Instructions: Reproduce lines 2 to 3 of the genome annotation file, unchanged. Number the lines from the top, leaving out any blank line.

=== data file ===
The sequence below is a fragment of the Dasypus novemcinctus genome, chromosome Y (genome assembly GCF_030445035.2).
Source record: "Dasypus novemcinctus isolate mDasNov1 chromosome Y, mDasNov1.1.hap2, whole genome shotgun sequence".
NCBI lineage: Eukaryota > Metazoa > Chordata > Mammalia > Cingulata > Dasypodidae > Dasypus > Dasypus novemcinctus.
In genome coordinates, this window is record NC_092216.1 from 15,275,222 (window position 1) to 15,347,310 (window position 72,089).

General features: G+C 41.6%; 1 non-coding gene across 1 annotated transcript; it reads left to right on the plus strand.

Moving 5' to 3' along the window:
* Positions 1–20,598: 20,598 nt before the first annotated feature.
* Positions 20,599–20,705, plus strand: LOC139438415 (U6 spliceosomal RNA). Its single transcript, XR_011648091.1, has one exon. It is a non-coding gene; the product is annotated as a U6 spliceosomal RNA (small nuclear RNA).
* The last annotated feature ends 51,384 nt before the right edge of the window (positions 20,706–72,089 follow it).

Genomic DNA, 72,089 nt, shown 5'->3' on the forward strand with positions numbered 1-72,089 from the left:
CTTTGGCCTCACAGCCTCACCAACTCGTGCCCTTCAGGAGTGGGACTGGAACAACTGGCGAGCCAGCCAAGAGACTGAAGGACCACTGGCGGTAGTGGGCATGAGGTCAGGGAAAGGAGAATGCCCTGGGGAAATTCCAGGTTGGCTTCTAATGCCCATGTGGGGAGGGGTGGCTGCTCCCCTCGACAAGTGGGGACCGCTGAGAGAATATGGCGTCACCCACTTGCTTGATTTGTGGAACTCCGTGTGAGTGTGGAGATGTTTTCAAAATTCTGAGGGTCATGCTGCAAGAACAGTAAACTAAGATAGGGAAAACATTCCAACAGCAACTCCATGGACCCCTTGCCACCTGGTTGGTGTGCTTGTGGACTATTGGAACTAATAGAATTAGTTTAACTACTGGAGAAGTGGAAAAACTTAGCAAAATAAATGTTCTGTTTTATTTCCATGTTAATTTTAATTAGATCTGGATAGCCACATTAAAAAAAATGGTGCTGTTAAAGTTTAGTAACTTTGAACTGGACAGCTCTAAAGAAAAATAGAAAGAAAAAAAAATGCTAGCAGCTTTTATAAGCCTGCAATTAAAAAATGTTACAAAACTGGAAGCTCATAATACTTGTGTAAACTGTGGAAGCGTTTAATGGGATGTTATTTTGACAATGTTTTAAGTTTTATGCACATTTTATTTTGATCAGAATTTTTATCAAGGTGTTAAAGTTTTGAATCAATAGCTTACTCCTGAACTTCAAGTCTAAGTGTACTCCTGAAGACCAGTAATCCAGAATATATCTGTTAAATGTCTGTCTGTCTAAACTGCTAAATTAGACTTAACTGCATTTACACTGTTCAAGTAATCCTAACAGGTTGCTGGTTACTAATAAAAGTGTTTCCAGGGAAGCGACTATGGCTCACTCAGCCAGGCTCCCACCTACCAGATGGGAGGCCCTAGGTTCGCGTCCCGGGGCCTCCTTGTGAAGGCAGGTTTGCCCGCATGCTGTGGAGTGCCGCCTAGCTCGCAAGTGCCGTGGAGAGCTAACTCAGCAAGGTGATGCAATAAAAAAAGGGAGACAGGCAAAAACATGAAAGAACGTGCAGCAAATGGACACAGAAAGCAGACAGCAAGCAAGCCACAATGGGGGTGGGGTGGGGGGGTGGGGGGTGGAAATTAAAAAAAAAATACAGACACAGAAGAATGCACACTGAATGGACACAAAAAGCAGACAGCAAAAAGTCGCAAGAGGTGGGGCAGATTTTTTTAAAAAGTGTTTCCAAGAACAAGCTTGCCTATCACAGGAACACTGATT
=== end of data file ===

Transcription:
Source record: "Dasypus novemcinctus isolate mDasNov1 chromosome Y, mDasNov1.1.hap2, whole genome shotgun sequence".
NCBI lineage: Eukaryota > Metazoa > Chordata > Mammalia > Cingulata > Dasypodidae > Dasypus > Dasypus novemcinctus.